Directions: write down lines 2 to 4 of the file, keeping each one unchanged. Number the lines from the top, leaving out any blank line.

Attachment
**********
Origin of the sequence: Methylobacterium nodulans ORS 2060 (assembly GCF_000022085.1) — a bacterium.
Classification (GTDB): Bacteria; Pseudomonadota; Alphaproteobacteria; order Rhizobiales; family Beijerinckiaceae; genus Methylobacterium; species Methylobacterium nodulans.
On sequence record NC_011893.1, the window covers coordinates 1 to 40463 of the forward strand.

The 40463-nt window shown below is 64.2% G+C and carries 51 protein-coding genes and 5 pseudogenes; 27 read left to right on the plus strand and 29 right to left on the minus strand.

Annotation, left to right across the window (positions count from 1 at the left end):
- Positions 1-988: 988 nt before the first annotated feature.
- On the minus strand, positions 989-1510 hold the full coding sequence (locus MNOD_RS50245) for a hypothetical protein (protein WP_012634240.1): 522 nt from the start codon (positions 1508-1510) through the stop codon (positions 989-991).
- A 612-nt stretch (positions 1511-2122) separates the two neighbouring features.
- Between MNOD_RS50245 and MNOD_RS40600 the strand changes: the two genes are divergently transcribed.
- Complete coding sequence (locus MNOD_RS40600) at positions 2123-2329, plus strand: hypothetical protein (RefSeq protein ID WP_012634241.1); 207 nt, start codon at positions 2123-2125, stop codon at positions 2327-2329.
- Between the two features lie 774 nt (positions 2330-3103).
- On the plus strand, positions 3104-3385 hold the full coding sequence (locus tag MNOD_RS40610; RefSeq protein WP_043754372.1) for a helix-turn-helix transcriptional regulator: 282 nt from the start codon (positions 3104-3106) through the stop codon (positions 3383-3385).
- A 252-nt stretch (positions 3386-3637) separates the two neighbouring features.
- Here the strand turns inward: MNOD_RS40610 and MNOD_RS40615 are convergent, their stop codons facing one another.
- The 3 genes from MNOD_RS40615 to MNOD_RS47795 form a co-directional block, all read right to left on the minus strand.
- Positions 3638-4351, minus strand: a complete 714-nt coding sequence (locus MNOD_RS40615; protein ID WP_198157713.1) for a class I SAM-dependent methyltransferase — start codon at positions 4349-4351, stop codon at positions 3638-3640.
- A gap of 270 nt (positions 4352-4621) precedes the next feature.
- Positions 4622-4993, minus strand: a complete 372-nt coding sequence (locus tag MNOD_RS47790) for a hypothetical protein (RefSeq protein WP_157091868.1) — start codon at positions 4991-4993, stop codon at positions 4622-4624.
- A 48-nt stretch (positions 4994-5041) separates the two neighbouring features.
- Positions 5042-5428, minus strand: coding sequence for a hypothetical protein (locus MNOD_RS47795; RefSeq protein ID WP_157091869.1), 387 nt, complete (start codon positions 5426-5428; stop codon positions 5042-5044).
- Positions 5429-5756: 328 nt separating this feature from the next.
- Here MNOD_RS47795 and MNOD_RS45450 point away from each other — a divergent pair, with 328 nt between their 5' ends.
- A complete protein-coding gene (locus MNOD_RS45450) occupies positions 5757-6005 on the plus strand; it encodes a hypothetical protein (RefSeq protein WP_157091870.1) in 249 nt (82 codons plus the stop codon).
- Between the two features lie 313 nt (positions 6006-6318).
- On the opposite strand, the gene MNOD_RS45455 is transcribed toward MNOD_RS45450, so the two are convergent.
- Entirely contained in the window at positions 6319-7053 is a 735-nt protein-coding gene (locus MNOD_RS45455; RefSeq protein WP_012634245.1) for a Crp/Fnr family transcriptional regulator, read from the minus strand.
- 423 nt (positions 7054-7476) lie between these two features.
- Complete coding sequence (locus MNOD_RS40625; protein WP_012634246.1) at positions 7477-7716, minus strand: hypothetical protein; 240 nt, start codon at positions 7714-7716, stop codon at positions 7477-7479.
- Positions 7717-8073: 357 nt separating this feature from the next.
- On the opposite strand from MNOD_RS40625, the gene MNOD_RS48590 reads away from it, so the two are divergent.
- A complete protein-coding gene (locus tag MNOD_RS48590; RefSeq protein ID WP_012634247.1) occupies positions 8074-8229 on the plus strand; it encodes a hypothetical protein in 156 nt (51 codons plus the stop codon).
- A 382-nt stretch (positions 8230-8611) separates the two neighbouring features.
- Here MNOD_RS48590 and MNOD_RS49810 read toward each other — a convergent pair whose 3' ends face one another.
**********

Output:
Classification (GTDB): Bacteria; Pseudomonadota; Alphaproteobacteria; order Rhizobiales; family Beijerinckiaceae; genus Methylobacterium; species Methylobacterium nodulans.
On sequence record NC_011893.1, the window covers coordinates 1 to 40463 of the forward strand.

The 40463-nt window shown below is 64.2% G+C and carries 51 protein-coding genes and 5 pseudogenes; 27 read left to right on the plus strand and 29 right to left on the minus strand.